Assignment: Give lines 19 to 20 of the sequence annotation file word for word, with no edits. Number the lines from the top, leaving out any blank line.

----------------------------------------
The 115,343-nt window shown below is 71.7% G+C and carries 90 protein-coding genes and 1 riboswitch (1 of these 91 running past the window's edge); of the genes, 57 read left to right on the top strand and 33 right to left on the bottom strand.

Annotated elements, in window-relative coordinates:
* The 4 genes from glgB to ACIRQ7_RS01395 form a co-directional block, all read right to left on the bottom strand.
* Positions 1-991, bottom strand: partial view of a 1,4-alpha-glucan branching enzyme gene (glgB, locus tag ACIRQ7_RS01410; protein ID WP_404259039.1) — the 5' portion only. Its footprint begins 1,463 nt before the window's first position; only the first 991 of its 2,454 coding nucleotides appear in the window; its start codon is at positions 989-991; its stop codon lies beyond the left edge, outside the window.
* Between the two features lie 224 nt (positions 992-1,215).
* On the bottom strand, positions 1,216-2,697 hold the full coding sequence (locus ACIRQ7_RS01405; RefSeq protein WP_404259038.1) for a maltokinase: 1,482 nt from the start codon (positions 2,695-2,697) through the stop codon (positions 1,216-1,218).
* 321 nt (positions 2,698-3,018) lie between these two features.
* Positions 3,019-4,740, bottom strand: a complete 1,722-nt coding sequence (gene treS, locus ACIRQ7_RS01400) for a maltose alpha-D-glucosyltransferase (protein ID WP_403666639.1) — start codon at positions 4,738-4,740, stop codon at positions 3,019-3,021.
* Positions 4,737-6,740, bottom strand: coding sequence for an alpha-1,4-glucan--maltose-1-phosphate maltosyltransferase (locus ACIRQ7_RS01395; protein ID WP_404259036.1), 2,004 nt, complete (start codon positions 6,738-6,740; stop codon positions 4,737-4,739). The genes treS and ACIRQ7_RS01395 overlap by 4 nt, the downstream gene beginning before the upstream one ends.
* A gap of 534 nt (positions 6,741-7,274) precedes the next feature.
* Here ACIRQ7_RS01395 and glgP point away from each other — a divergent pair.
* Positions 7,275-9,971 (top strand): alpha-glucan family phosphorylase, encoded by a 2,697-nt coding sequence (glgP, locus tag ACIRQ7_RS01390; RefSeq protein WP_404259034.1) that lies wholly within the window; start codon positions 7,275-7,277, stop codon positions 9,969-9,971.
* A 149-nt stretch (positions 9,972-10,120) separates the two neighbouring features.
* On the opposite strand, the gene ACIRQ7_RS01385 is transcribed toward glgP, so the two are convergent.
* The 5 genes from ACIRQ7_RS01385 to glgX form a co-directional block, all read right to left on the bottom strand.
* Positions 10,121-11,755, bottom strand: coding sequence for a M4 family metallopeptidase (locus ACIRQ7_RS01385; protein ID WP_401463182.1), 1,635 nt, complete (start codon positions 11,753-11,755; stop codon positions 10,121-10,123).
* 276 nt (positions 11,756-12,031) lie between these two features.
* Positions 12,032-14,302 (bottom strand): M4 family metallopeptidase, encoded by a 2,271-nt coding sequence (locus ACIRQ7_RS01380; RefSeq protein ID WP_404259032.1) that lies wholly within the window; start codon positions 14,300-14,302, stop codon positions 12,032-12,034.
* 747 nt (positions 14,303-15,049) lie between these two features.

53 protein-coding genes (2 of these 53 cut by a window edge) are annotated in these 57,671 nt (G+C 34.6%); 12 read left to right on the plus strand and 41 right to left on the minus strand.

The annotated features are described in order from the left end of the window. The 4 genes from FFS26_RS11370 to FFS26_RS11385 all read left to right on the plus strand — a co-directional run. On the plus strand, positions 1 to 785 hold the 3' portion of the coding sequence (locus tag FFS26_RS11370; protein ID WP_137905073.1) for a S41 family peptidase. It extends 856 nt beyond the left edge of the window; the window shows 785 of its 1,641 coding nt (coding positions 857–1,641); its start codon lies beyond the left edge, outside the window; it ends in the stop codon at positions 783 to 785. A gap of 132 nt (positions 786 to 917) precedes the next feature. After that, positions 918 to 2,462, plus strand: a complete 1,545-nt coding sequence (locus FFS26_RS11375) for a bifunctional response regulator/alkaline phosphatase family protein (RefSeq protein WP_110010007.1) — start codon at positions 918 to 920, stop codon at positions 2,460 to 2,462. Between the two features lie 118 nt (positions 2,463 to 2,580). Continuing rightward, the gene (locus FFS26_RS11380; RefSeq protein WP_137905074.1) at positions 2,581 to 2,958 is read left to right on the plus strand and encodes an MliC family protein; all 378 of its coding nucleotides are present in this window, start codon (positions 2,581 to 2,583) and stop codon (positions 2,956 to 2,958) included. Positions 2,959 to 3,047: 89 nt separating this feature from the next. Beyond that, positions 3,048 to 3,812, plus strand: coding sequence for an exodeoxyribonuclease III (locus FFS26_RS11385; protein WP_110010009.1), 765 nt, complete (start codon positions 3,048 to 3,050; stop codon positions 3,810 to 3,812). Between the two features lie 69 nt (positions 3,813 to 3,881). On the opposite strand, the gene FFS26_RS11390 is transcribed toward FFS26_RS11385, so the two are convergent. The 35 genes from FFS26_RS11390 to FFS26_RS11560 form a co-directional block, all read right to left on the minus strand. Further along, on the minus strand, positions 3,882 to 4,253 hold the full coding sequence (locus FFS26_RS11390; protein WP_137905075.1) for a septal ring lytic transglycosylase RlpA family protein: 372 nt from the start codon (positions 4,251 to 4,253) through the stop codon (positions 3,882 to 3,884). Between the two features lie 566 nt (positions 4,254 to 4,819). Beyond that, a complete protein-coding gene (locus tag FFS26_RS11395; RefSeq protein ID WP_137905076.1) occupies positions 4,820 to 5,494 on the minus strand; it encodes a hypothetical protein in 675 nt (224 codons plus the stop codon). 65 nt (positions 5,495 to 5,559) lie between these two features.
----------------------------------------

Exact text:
* 747 nt (positions 14,303-15,049) lie between these two features.

53 protein-coding genes (2 of these 53 cut by a window edge) are annotated in these 57,671 nt (G+C 34.6%); 12 read left to right on the plus strand and 41 right to left on the minus strand.